“Hope is the capacity to see God in the midst of trouble, and to be co-workers with the Holy Spirit who is dwelling in us.”
These words, written in 2009, were published in a document by Church leaders in the Holy Land calling for peace, justice, and reconciliation in their homeland. As war rages in Israel and Gaza, and its ramifications are felt throughout the West Bank, the Middle East, and around the globe, I find myself coming back to these words in prayer.
The Holy Land is a second home to me. It is a place I’ve shared with so many I love, and a place that continues to teach me, challenge me, fill me with awe, and draw me closer to God. In college, I had the privilege of living and studying in Jerusalem for four months. Since then, I have been blessed to accompany Verso pilgrims on their journeys through the Holy Land and incorporate this place into my professional career.
The events of the past three weeks have shattered my heart. These are my former neighbors and classmates and current colleagues and friends whose lives are wrapped up into yet another war, as if over a century of conflict wasn’t enough. My relationships with these people and this place are not only the cause of more heartache, however, but also the source of the hope I have for the future of this land. They are where I “see God in the midst of trouble.”
For just as this land is one of suffering and conflict, it is also the land of the Resurrection. It is in this particular place that Jesus rose from the dead, conquered darkness, and proclaimed the victory of God’s sacrificial love. The people who call the Holy Land home are witness to that hope each and every day. They teach us what it means to be an Easter people.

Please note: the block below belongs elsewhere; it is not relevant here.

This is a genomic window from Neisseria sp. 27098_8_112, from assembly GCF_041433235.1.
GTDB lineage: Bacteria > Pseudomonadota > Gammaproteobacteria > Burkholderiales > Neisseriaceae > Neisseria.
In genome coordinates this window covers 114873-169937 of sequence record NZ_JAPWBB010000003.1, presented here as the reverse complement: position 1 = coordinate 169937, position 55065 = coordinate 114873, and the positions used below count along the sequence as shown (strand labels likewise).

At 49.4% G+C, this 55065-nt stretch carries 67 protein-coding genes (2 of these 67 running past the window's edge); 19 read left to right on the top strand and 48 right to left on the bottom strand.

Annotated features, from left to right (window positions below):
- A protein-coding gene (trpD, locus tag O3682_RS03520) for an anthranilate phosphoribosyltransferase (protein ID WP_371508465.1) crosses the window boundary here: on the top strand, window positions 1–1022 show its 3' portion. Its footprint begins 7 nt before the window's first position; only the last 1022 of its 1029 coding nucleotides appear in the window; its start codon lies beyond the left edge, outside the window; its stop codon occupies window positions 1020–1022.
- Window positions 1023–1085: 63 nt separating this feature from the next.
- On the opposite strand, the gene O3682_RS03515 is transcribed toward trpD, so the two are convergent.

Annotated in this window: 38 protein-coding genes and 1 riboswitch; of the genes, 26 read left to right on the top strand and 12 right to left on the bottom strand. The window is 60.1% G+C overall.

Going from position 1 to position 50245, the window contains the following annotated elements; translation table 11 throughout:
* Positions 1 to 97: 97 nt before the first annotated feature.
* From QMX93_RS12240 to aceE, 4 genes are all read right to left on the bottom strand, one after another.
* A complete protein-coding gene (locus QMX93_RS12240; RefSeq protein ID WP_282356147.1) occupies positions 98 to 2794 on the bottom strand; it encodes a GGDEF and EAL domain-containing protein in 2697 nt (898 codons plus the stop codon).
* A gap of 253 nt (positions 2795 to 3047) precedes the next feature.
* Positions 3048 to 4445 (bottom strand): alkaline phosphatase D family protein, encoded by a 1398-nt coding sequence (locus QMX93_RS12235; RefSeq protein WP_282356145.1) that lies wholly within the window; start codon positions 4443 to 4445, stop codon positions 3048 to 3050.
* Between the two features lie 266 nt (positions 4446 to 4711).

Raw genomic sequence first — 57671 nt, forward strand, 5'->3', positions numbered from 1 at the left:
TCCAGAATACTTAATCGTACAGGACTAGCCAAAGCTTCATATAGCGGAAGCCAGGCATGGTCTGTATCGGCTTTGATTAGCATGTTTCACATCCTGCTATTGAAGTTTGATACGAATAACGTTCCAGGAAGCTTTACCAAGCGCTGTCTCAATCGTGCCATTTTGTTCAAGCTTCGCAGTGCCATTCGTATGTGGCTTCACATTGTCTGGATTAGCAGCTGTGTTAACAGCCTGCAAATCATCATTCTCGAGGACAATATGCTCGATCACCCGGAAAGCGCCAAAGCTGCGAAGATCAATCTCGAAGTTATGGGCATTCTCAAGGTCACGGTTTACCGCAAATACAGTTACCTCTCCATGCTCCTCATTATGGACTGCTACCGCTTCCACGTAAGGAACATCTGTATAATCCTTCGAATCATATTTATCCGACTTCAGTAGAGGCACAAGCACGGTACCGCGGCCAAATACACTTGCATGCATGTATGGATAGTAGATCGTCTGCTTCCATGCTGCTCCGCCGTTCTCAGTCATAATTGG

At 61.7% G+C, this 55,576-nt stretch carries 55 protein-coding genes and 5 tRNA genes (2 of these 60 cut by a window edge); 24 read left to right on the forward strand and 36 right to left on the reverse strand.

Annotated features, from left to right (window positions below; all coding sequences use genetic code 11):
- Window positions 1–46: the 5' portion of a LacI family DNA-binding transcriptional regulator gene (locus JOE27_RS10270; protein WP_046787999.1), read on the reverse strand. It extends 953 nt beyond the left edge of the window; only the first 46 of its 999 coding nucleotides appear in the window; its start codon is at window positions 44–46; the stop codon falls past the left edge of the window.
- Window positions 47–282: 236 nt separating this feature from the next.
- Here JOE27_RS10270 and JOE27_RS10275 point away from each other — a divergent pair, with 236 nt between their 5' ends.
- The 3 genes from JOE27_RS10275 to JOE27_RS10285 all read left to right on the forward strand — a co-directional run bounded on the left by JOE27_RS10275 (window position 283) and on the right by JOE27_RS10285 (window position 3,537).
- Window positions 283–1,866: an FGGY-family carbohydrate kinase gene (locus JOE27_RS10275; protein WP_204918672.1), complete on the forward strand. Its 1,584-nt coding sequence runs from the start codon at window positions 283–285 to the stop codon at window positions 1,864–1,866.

The kindness of strangers, the friendliness of shopkeepers, people’s willingness to go above and beyond to be hospitable, the laughter of my classmates, the voices in song at Mass at the Church of the Nativity, the joy of children at play on the streets – all of these things witness to God’s love at work, even amidst chaos and pain. Experiences of the sacred amidst the everyday and embracing the beauty and suffering that define the lived experience of Christians in the Holy Land made places such as the Sea of Galilee or Church of the Holy Sepulchre all the more powerful. Living in the Holy Land showed me the transformative power of pilgrimage rooted in encounter and relationship.
The hope found in Christ’s love does not negate the experience of living amidst violence, war, and occupation nor promise that everything will soon be better. Rather, it gives strength to endure by recognizing God’s presence even amidst suffering and despair.
The land and the people cry out amidst immeasurable hardship. Let us listen to these Living Stones and be “co-workers with the Holy Spirit” in creating a world that mirrors the Kingdom of God. Let us honor their stories and learn how God speaks through them so that we too can be active participants in this hope and witnesses to Easter joy. We cannot remain passive in the face of such injustice.
Our Lady, Queen of Peace – pray for us. Pray with us, as we seek a lasting, just, peace – one that celebrates the dignity of all people on the little strip of land between the river and the sea.
A reflection by Jenna Streich, Pilgrimage Operations Associate Manager